Take it away, Fishducky.
Last week I left you in Garmisch-Partinkirchen, Gernany. Did you enjoy your visit? I think it was from there we went to Berlin. It may have been on a different trip, but I don’t think so. This was in the early 1980’s, which was several weeks ago, & my memory’s…who’s calling, please?
At this time, there was still an East & West Berlin & the Berlin Wall was still standing. The Wall was covered with political graffiti & every few yards there was a small memorial to someone who had unsuccessfully tried to escape.
West Berlin was essentially rebuilt, although some bombed out buildings were deliberately left standing as a reminder of the war.
We had two interesting experiences in West Berlin. They had just completed a new concert hall, built in the round, with the orchestra in the center. The concierge tried to get us tickets. All they had left was seating in the student’s section, behind the drums. We took them & I’m so glad we did. Since we were behind the orchestra, we could watch the face of the conductor. We never realized how hard he worked or how completely he was consumed by his job. It was fascinating! Our other marvelous surprise happened when we went to a small museum & found this bust of Nefertiti. I had seen pictures of it before, but seeing it in person was breathtaking! She was so graceful—just exquisite!
We took a bus tour of communist East Berlin. What sticks in my mind is that although the rest of Germany was lovely, in hundreds of shades of green, East Berlin (& its people) seemed to be only in shades of grey. Our military guarding the Tomb of the Unknown Soldier are always standing & marching with dignity. Not so at the Russian Tomb of the Unknown Soldier. Below is a picture of some guards leaving the tomb.
We took the QE ll back to the US. The clocks were turned back 1 hour each night to adjust to the time change. The notice posted next to them always made me smile. It said, “Clocks will be retarded for 1 hour each night at 3:00am.” I imagined them acting very silly. The cruise was fine, except for the bland English food--& the hellacious storm on the last night. The waves broke 50’ above the bow. There were open fractures in the dining room from people being thrown off chairs. The picture below was shot by the ship’s photographer—no way was I going to be on the deck! By the way, there’s a shot you can take that gets rid of seasickness, which we both had. I believe it’s called PHENERGAN. The doctor injected lots of people, including us, the next day & it worked within a half hour. We were blown 250 miles off course. We got into New York about 12 hours behind schedule.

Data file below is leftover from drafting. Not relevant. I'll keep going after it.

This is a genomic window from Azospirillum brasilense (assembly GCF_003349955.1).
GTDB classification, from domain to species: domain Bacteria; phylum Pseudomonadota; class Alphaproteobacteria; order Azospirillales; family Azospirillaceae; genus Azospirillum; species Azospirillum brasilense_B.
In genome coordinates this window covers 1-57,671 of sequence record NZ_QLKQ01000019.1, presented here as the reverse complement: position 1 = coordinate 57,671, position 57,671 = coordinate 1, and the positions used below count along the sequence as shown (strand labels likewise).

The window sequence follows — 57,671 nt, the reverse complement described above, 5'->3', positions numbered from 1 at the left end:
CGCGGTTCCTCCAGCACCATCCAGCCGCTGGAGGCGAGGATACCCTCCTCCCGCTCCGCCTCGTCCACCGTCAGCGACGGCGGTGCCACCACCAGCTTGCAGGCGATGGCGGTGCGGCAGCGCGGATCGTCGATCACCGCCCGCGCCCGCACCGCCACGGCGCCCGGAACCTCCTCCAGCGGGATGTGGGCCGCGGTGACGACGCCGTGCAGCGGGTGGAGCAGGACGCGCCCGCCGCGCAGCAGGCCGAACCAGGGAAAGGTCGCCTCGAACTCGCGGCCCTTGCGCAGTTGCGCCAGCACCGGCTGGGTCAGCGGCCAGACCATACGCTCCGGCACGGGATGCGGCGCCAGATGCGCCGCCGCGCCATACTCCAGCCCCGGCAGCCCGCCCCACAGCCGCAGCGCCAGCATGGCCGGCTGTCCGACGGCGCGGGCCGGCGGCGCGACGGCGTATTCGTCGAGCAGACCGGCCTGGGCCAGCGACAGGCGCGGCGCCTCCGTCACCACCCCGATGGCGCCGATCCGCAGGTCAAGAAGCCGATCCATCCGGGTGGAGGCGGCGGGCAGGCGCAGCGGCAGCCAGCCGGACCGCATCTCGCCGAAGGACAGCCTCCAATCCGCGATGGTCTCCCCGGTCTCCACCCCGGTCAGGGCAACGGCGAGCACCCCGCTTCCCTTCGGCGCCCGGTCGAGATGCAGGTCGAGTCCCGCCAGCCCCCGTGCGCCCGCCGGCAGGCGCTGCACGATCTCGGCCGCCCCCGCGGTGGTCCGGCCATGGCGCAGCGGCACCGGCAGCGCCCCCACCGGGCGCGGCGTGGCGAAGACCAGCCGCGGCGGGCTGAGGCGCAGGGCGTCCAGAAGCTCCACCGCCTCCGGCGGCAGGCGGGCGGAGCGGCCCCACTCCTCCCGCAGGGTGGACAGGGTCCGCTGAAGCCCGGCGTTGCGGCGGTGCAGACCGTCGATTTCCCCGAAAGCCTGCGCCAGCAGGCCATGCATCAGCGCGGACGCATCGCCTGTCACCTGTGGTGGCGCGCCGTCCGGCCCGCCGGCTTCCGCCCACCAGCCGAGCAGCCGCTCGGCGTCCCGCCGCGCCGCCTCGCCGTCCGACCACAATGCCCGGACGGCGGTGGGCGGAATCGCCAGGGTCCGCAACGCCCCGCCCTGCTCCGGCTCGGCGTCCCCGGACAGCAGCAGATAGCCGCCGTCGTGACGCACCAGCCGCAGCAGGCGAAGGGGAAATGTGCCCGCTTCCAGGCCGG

We had reservations for a suite (2 small rooms) at the Waldorf Astoria Hotel. By the time we arrived, they had given it to someone else. They managed to find another suite for us at the same price. It was normally used by foreign dignitaries, but, after all, we HAD reserved a suite! The 2 pictures below show part of the living room (yes, that IS a full size grand piano!) & the dining room, which seated 20 people & had a working fireplace. There was also a full kitchen with a breakfast room & service porch (with a washer & dryer) & 2 bedrooms. I took a bubble bath & would you believe the TV over the tub wasn’t working? I decided NOT to call maintenance. I believe you should just accept whatever little you are given & not be a complainer.
I’ll tell you about our drive up the East Coast next time.